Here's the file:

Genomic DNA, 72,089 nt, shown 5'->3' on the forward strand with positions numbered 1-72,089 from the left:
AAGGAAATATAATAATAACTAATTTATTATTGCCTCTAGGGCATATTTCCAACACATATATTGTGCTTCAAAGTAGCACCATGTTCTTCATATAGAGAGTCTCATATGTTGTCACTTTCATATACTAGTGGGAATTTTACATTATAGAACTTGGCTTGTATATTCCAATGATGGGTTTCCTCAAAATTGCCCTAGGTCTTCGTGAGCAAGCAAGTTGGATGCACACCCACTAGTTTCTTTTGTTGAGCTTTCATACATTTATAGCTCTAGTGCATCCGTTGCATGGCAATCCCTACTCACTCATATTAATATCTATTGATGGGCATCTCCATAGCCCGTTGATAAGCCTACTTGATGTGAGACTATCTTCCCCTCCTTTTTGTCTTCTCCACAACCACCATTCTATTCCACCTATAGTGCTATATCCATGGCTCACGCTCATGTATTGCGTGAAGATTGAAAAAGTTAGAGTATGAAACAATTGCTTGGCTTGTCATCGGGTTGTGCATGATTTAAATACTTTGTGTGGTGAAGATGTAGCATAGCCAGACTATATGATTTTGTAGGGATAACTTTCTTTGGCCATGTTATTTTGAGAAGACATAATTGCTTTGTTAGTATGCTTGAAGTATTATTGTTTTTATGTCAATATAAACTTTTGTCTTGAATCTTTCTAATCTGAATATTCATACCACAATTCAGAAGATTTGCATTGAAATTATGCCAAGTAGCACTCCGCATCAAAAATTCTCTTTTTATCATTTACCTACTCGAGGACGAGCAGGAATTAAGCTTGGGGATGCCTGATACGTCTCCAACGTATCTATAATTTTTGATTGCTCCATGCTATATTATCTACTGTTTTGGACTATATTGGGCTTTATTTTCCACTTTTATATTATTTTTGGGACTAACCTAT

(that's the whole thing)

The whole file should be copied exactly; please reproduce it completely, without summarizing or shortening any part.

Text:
Genomic DNA, 72,089 nt, shown 5'->3' on the forward strand with positions numbered 1-72,089 from the left:
AAGGAAATATAATAATAACTAATTTATTATTGCCTCTAGGGCATATTTCCAACACATATATTGTGCTTCAAAGTAGCACCATGTTCTTCATATAGAGAGTCTCATATGTTGTCACTTTCATATACTAGTGGGAATTTTACATTATAGAACTTGGCTTGTATATTCCAATGATGGGTTTCCTCAAAATTGCCCTAGGTCTTCGTGAGCAAGCAAGTTGGATGCACACCCACTAGTTTCTTTTGTTGAGCTTTCATACATTTATAGCTCTAGTGCATCCGTTGCATGGCAATCCCTACTCACTCATATTAATATCTATTGATGGGCATCTCCATAGCCCGTTGATAAGCCTACTTGATGTGAGACTATCTTCCCCTCCTTTTTGTCTTCTCCACAACCACCATTCTATTCCACCTATAGTGCTATATCCATGGCTCACGCTCATGTATTGCGTGAAGATTGAAAAAGTTAGAGTATGAAACAATTGCTTGGCTTGTCATCGGGTTGTGCATGATTTAAATACTTTGTGTGGTGAAGATGTAGCATAGCCAGACTATATGATTTTGTAGGGATAACTTTCTTTGGCCATGTTATTTTGAGAAGACATAATTGCTTTGTTAGTATGCTTGAAGTATTATTGTTTTTATGTCAATATAAACTTTTGTCTTGAATCTTTCTAATCTGAATATTCATACCACAATTCAGAAGATTTGCATTGAAATTATGCCAAGTAGCACTCCGCATCAAAAATTCTCTTTTTATCATTTACCTACTCGAGGACGAGCAGGAATTAAGCTTGGGGATGCCTGATACGTCTCCAACGTATCTATAATTTTTGATTGCTCCATGCTATATTATCTACTGTTTTGGACTATATTGGGCTTTATTTTCCACTTTTATATTATTTTTGGGACTAACCTAT